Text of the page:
By: Jim Smith
For The Tuscumbian
Today I was thinking about times past and thought I would try and write a little about them.
I am sure that some of you are old enough to remember what Sunday was like in Tuscumbia and small towns all over the south.
You typically got up a little later on Sunday but it was a very important day. First thing was that Mama fixed Breakfast as usual but seemed to kind of hurry you along.
You knew that at 9:00, you had better be dressed, hair combed, shoes shined, and if you were past age 6; that you had your bible or new testament close by. You also had your dime or quarter in your possession for the collection plate. No later then 9:10, you had to leave for church. Sunday Scholl started at 9:45 and it was exactly 8 blocks to the church. 4 parking spaces from the end, right next to the same person you had parked next to for 5 years; the same every Sunday Morning.
You went in the side door, spoke to Mr. Carmicheal, Mr. Schmidt, and the several other men standing in the hall. You went down the hall, looked in the room to see the usual faces. You put your bible down and talked with the other kids until time for class to start. After Sunday School class was over you had about 8 minutes before you had to go into sanctuary for service.
After service; you went home and had dinner. Now here is a strange thing about the south. On any given day; the noon meal was called dinner; except for working people who got a (lunch break). They had lunch at work but if they went home; they had dinner. Did I lose you on that? Anyway after dinner it seemed like many Sundays were the same. Play a little, read, (yes, read) comics or maybe a real book.
Some Sunday afternoons we would ride to Iuka to visit my Grandmother and Granddad. That was always a good time.
You notice there is no mention of shopping or going to the mall. On Sunday; there were no stores open. I can remember when they built the open air style service station across from Southland. It had no interior and everything was outside. Their oil, and everything else was outside. They were open 24 hours. (un heard of back then. They probably the only thing open except for McDaniel’s curb market in Tuscumbia. They did a big Sunday afternoon business.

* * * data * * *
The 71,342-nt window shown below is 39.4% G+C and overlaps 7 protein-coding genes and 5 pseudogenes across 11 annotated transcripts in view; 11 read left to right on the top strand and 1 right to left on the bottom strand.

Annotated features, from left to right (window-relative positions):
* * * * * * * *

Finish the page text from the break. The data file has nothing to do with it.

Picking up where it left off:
In time everything started staying open on Sunday but at first; there were a lot of people who did not think stores should be open on Sunday.
One other thing that kids had to occupy their time was the radio. On Sunday afternoon, you could listen to “The Shadow”, and some of the other well-known broadcasts. Gang-Busters, The Fat-Man, Inner-Sanctum, and of course; “THE LONE RANGER”. Over the years, the time slot just after school got busy with the likes of Tom Mix, Sky King, Tennessee Ned, and others that became movies and some even came on TV. The ladies had Stella Dallas and Lorenzo Jones. Jack Benny, Burns and Allen, Lum and Abner were also favorites. Every night you Had Gabriel Heater with his good news tonight program. You also had Walter Winchell; who always started off with Hello America and all the ships at sea. Some of the ads on the radio stayed around for years: you wonder where the yellow went, when you brush your teeth with Pepsodent was one. Duz does all was another.
I am not sure if I am still on the same page but when I get started on old times and old things I lose track of my own thoughts. It is sad for me to think that kids today don’t have the chance we had to grow up and enjoy the simple things like we did.
How many of your grandkids know who Black Beauty was? Do any of them know who Moby Dick was? Do any of them really know about Lassie come home and not the TV lassie? Most of them probably have never seen or heard the real Winnie-The Pooh stories. OK, I have quit writing and started meddling so I will quit for now.